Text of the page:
Powered By Blogger

13 February 2021

The Pond, and end of the project - at least for now

Portia Widow - one of 10 dragonfly species we have photographed!

The pond, the primary goal of the entire project was actually completed a few months ago already. However, ponds take time to develop life, and much of the surrounding reeds, grass and sedges have taken a little while to establish themselves.

Starting the 'big dig' in mid-November was not the greatest plan. The summer rains were in full swing already, and given the clay content of my soil - it could only mean sludgy mud was inevitable. On a normal day, clay soil is actually quite easy to dig through, far better than stony top soil at any rate. Wet clay soil is also easy to dig through, but that is where the similarities end. One's spade gets stuck, you have to pry the gloop away from the surrounds, its heavy to lift and gets stuck to the inside of a wheelbarrow. After a few loads, you end up 'growing' 2-3 inches as your boots accumulate extra layers underfoot - its thoroughly unpleasant. All this 'work' was voluntary of course, I could have binned the project for the winter at any time - but it gave me pause to think of what those on either side of the Battle of Passchendaele had to live and fight in, for months...

For the better part of three weeks, I'd go outside for an hour or two most afternoons and dig another section. At times I spent half the weekend digging and carting tons of clay out of the hole. The hole progressed fairly well until the 7m mark where a significant rock stratum was discovered. Ultimately, there was little choice but to rework the pond according to this rock layer - we would now have a deep section of 7 metres, a sloping incline of 4 metres and a shallow area of 2 metres. This would work just fine as it happened - the shallow section would get some sedges planted and be the perfect sanctuary for fry and tadpoles. By the time that digging itself had ended, I calculated that a total of 10.5m³ of clay soil had been moved by spade and wheelbarrow - which equates to a shade under 20 tons.

The rain increased in volume steadily over the first weeks of December, culminating in a single downpour that filled the mud hole in less than 20 minutes! With the end in sight, I dedicated a full weekend to finishing the pond. Firstly I needed to install a home made filtration system - an old metal bath that would be counter sunk to one end of the pond and filled with gravel, rock and coarse sand. Then it was a case of pumping out all the rain water to fully empty the pond and dump 20 odd wheelbarrow loads of grass cuttings to line the pond before we could unfurl the 15 metre long plastic liner.

A little plastic liner wrangling was necessary as Kaily and I fought the wind to get the plastic into the pond, before we checked alignment and began filling. The pond would hold just over 10 000 litres of water - about 5 average JoJo tanks worth. We didn't have that much water stored, so we planned to put in around 2 000 litres just to keep the plastic in place, we'd let the rain do the rest. It was a long wait - as the last few weeks of December saw little to no rain... Finally, in early January 2021, the pond over flowed for the first time and has maintained a full to overflowing position ever since. A number of sedges have been planted, the volume of tadpoles has exploded and only a week ago we released 3 young Largemouth Bass into the pond. The bass are far from native species - but they will do the job of maintaining carnivorous order until we can find some native Tilapia species to take over.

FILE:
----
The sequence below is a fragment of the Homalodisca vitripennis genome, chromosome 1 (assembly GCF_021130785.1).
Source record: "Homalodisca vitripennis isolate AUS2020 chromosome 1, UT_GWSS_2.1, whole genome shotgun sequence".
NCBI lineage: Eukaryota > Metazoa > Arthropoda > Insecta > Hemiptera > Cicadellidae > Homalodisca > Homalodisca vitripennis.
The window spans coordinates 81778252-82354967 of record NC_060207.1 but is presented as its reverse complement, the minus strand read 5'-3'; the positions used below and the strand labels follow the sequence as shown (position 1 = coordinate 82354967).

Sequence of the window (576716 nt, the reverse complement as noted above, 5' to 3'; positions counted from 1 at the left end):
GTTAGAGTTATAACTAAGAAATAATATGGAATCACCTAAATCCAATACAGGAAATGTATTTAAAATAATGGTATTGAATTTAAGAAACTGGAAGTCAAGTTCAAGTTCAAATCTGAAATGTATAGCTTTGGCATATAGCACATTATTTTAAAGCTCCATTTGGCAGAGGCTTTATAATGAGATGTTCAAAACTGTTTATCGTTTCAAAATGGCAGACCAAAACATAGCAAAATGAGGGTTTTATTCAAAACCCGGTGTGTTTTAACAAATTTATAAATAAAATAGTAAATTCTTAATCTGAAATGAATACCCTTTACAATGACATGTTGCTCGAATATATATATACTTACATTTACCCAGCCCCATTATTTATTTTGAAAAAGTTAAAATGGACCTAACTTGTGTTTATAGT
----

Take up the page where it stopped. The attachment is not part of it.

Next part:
Would I spend another 4 months of my life digging marshes and ponds? Absolutely. They have brought a plethora of new life to this once dull and stagnant property - life that keeps us gloriously entertained day or night. Indeed, the pond and marshes have brought another dimension to our appreciation for wildlife, as we have now gotten into 'dragonflying'... Meg, Kai and I have spent a few afternoon snapping away at the various species, having already photographed 10 different species, with at least a further 2 having eluded our lenses so far.

1.   Broad Scarlet
2.   Common Citril
3.   Eastern Blacktail
4.   Jaunty Dropwing
5.   Julia Skimmer
6.   Nomad
7.   Portia Widow
8.   Red-veined Dropwing
9.   Smoky Spreadwing
10. Swamp Bluet

A few days in, only about 1.5m³ 

Digging needed to be done in steps.

Drain, dig, then drain some more...
The muddy gloop at its zenith

20 minute downpour from an afternoon thundershower

Lined with grass cuttings

Kai and dad - almost done (and the bath filter system)

15metres of plastic - its longer than you think!

The initial fill and grass sod lining

How things look today

The marshes and pond - left to grow wild!

Broad Scarlet

Common Citril

Eastern Blacktail

Jaunty Dropwing

Julia Skimmer


Red-veined Dropwing

Smoky Spreadwing

Swamp Bluet

19 January 2021

Marsh 3 and new life!

Common River Frog

Dig number 3 would be another shallow endeavour dedicated to increasing the marsh space. At 10m long and more than 2m wide, this would be the largest of the marshes for this project, at least for now. With only around 20cm of topsoil to move, the dig was fairly straight forward - taking Kai and I a little more than 3 days. For perspective, the volume of soil removed was around 4.4cubic metres, and given it was quite compact - was estimated to weigh around 7 tonnes, 1 wheelbarrow at a time...

With the hole dug quickly, we had one bit of trouble - we were short on grass clippings that I planned to use as a buffer between the bare earth and the plastic liner. So we needed another afternoon to cut the lawn and get the hole prepared first. In went the plastic liner, followed by some course sand and a few sods of earth to keep the plastic from blowing away. Rain wasn't predicted for a few days, so to speed up the filling process a little - we emptied around 1000 litres of water into the marsh from our JoJo tank.

Filling the marsh with marsh plants on the other hand was going to take a rather monumental effort. Based on the number of truck loads needed to fill the already completed second marsh, I was looking at the prospect of needing nearly 20 truck loads of plants! That wouldn't work, so instead I lined the border with marsh plants whilst filling the inner section with sods of grass and earth - the flufftails and crakes would need some muddy patches to hunt for earthworms and other invertebrates.